Rachel Sabella ’21 considers herself a person who understands “death positivity.”

“Death positivity is really just being comfortable with the fact that you will die, and that realization helps you embrace life. It reminds you to see what is important,” said Sabella, who has seen people dealing with death more than most. Since the age of 10, Sabella grew up above a funeral home in O’Fallon, Illinois, where her mother, Kim, serves as the director.

As she grew older, Sabella began helping her parents in the funeral home with office work. One of the duties was acting as part of the two-person team required to enter death certificates online. When Sabella entered Illinois State University, her courses in the Women’s, Gender, and Sexuality Studies (WGSS) program prompted her to look at the death certificates in a different light. “I’d always considered myself a feminist, but in college I began to re-examine my everyday views and decisions within the WGSS curriculum,” she said.

In WGSS classes, Sabella discovered the concept of intersectionality, a framework used to understand how a person’s social, gender, and political identities combine to shape perceptions that factor into privilege or oppression. “I realized how intersectionality played into death as well as life,” she said. The online categories for “sex” on Illinois death certificates were relegated to M for male, F for female, and U for unknown—a term used when the sex of the remains cannot be determined. “U is meant for really extreme circumstances,” said Sabella, “but my fear was that funeral home directors might be using the box when there was a question of gender identity.” Sabella brought her concerns up to her mother on more than one occasion. “It just didn’t seem right,” she said. Her mother agreed.

“The reality is that gone are the ‘old days’ of recognizing or identifying persons’ genders simply by the nature of their name, appearance, or frankly, limited and basic medical records and information,” said Kim Sabella. She emailed the Illinois Vital Records Division (IVR) of the Illinois Department of Public Health inquiring about a change. “The death certificate is an official legal document that is filed within the registration district in the State of Illinois when a person dies,” Kim said. “The integrity and accuracy of this document is, and should be, of utmost importance to the funeral director who is tasked with obtaining necessary information. One’s accurate gender identity is as important as the correct spelling of the deceased’s name, or Social Security number.”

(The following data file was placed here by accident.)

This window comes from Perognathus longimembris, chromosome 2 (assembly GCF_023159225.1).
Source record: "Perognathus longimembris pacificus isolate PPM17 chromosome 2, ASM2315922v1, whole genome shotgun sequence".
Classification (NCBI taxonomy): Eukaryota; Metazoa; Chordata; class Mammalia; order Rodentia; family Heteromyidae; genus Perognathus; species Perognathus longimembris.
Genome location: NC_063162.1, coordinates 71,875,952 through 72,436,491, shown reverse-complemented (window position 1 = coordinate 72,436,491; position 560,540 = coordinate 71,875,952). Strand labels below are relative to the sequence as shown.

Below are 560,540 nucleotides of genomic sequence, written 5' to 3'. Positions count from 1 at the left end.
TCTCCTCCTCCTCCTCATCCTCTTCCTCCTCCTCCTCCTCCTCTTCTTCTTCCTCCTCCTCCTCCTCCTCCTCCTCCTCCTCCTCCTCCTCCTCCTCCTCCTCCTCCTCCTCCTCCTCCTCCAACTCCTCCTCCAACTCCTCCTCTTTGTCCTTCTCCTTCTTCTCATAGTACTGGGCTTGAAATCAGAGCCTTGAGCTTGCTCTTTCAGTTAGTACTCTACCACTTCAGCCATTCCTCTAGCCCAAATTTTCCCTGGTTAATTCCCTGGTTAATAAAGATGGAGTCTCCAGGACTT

Kim copied her daughter Rachel on the email, who provided further input. Rachel explained the difference between nonbinary and intersex and emphasized that more than terminology is at stake. “These are used as statistics by the state,” said Rachel. “If they wanted to report what percentage of breast cancer deaths are from women, there was a chance they were missing information.” Rachel also noted the significance of the date of her email reply, March 31, 2021. “We were corresponding on International Transgender Day of Visibility,” she said.

The representative from IVR thanked them for the suggestion, noting he would pass it along. As it turns out, the Illinois Department of Public Health had already been working on the change to systems. The Sabellas were not alone in their desire to move in the right direction. The IVR sent an email to Kim and Rachel on April 13, 2021, letting them know the change had been finalized. The system now offers the possibility of M, F, X, or U. “When X is entered, it prints as nonbinary,” said Rachel. “I read that email in Milner Library and I started crying with joy.”

Rachel noted it is the work of programs like Illinois State’s WGSS that lays a foundation for change. “I consider it thanks to educational opportunities like WGSS that this death certificate change was considered ‘inevitable,’” said Rachel. “Lots of people have worked so hard over the years to create a culture and society in which it’s becoming safer to talk about things like gender identity, and I am so proud to have gotten my education from our wonderful program.”

Graduating in May with a bachelor’s degree in anthropology and a minor in WGSS, Rachel now works as an intern with the Downtown Bloomington Farmers Market and for PrairiErth Farms. She continues to advocate for greater understanding of the importance of gender identities, both in life and in death. “People are, understandably, very uncomfortable when it comes to death,” said Rachel, “but it is a great opportunity to bring the people close to you into the conversation, and that includes gender identity.”